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Keeping Afloat on a Sea of Change

Keeping Afloat on a Sea of Change

Expect the CIO role to be vastly different in five years time — and be prepared to adapt if you want to keep your job.

As the CIO role evolves beyond technology and computing support to strategy creation and business transformation, CIOs are likely to find themselves prey to a confluence of factors that will shape their role over the next few years. Those who can’t adapt had better start looking for something else to do.

For a sign of what’s coming, consider the critical attributes executive recruiter and former Gartner senior vice president Marianne Broadbent was given recently by a company looking to hire a CIO at a more senior level than the company had had before. Naturally, those attributes included either proven experience in business processes and information technology or in a business leadership executive role in a large, complex multi-divisional organisation — that’s pretty standard for many senior CIO roles these days and for CIOs in organisations where technology is pivotal to business outcomes.

But the organisation also wanted someone who could prove themselves able to provide independent and collaborative thought leadership as a member of the organisation’s most senior executive decision-making/advisory body.

At the same time, another organisation, looking to fill a C-level position reporting directly to the CEO, demanded someone able to innovate through continuous improvement and maximised technology enablement.

In fact, Broadbent says a focus on and understanding of the enabling power of technology has become a typical selection criterion for just about all C-level executives. That means that what used to make the CIO unique — an unrivalled understanding of technology and the way it can transform the organisation — is becoming commonplace. CIOs of the future will need to find other ways to entrench themselves as an essential part of the organisational furniture.

“In most senior executive positions now, there is a requirement and an expectation that the executive will understand and have a good appreciation of how to make technology work for the organisation,” Broadbent says.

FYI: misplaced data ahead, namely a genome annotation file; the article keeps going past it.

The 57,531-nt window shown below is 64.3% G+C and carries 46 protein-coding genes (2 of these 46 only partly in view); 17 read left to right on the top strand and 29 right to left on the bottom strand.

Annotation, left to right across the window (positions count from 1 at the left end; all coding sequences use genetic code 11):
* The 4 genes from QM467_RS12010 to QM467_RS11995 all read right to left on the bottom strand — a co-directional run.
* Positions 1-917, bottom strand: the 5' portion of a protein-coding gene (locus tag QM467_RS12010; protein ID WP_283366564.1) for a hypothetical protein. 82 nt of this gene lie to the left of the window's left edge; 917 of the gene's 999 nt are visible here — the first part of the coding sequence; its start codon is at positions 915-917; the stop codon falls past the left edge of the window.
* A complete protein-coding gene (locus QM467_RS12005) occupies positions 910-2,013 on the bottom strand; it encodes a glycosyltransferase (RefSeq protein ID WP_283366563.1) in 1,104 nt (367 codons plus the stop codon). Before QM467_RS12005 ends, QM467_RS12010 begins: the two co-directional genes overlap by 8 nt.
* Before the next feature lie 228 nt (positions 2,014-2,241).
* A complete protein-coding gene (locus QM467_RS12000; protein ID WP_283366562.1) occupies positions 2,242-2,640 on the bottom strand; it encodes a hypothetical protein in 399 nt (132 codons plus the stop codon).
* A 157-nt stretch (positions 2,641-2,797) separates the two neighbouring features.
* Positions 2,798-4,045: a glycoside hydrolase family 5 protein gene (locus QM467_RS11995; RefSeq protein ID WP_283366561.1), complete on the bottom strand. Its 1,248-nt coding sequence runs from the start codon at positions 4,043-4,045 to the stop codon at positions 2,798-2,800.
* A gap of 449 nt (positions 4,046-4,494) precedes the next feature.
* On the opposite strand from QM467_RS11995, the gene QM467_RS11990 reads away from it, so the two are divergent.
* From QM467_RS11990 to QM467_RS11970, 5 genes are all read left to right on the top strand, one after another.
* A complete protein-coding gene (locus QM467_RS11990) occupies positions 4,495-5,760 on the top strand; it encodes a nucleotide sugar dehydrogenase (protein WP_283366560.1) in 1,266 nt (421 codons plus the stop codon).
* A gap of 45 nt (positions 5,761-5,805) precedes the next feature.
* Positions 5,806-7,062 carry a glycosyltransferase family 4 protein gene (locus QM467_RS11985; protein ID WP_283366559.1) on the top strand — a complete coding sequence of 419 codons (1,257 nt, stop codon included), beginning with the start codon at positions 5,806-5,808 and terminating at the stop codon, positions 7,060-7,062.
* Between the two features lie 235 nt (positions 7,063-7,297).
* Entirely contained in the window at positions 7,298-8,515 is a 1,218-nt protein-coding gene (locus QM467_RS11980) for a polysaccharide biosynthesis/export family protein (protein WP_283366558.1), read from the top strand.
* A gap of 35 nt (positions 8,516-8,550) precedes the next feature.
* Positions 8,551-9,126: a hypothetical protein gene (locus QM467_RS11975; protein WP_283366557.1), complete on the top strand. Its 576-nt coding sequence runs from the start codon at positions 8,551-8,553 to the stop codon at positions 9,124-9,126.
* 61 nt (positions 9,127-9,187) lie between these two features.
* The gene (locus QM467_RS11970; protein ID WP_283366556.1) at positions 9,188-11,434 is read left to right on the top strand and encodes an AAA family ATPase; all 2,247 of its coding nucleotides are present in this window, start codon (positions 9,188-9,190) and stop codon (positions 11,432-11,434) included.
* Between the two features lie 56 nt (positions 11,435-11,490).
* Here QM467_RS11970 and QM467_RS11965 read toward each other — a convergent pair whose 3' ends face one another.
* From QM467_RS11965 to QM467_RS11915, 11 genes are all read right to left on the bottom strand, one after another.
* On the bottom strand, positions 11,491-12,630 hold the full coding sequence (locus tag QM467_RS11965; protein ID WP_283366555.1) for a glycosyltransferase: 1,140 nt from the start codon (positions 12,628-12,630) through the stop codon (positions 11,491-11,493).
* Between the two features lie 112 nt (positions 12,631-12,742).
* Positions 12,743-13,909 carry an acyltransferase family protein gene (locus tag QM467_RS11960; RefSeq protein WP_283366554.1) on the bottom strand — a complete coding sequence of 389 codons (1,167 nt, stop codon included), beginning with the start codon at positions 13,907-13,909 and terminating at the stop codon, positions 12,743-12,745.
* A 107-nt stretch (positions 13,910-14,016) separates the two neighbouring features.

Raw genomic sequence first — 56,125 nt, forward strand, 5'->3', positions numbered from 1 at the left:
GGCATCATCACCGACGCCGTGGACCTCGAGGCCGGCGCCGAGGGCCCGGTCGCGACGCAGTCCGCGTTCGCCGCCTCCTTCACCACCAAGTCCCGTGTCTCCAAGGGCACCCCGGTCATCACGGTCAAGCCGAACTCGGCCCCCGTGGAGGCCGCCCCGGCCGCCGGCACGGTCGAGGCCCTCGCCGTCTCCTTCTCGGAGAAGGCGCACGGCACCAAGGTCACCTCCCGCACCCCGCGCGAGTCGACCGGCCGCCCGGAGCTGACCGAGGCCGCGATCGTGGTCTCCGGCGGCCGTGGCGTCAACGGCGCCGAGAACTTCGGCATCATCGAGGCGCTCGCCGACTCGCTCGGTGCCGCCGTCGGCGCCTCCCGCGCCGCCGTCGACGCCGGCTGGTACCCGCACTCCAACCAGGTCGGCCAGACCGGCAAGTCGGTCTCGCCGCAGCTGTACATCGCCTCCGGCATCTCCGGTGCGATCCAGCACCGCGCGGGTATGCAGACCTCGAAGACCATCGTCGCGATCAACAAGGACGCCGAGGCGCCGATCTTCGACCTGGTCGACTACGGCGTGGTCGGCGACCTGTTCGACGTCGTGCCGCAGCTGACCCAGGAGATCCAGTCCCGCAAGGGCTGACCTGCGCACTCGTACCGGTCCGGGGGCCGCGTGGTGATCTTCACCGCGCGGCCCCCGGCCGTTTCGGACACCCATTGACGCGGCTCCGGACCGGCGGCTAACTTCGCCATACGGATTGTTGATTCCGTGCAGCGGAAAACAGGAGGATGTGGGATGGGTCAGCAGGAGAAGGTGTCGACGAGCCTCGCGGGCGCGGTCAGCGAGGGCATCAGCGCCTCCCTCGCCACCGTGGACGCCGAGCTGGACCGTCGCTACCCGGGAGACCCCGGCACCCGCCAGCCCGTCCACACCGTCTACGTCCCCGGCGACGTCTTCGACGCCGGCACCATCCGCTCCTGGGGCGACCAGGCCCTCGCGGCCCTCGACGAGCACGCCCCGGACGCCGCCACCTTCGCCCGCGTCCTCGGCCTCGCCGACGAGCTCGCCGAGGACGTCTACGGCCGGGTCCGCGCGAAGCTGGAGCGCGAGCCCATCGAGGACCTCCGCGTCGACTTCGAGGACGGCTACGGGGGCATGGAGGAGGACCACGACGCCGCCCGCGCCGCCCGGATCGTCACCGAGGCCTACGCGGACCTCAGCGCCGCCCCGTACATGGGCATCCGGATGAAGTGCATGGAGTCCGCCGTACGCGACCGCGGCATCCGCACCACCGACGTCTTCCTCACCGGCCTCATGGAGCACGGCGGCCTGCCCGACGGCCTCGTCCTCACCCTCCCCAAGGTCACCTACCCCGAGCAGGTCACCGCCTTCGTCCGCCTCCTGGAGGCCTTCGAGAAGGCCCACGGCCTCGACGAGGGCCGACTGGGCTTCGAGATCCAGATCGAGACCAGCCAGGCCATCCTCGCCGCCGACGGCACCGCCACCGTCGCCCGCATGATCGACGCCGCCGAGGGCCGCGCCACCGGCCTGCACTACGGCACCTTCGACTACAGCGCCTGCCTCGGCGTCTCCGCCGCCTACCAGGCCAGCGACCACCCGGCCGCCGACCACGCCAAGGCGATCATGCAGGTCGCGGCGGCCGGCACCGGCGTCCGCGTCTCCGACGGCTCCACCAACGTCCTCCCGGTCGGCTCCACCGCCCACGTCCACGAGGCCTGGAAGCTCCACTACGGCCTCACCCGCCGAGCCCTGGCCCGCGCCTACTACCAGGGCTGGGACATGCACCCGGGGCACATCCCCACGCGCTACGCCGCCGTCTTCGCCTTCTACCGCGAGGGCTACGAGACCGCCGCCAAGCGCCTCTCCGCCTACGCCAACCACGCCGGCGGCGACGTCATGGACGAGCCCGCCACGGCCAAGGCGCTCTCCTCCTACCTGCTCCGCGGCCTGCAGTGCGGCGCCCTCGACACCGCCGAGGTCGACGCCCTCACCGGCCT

“When you look at positions in the retail area now, there are many more supply chain positions, and all those are technology dependent. What that means to the CIO is that there are increasing numbers of executive accountabilities in enabling the development processes that are technology dependent, which puts much greater pressure on the CIOs to have fantastic stakeholder and relationship management responsibilities, but also to have that deep understanding of where the business is going.

“I would say we are seeing the integration of CIOs into executive teams in certain groups of organisations — those where technology is absolutely critical to what the organisation does.”

No-one can predict the future, but that’s never stopped anyone trying before. CIOs, CEOs, ex-CIOs, analysts and other C-level executives have a range of views about how the CIO role will evolve over the next few years, and the things CIOs must do to position themselves for that change. While the trends themselves are fairly apparent — greater complexity, more outsourcing, extensive integration, a closer relationship with the CEO, never-ending demands from the business — no one can be certain how these converging trends will transform the IT department over time.

So we spoke to some switched on and visionary CIOs, other execs and analysts — some from other points on the globe — to get a sense of where they think the role is heading over the next five or so years.

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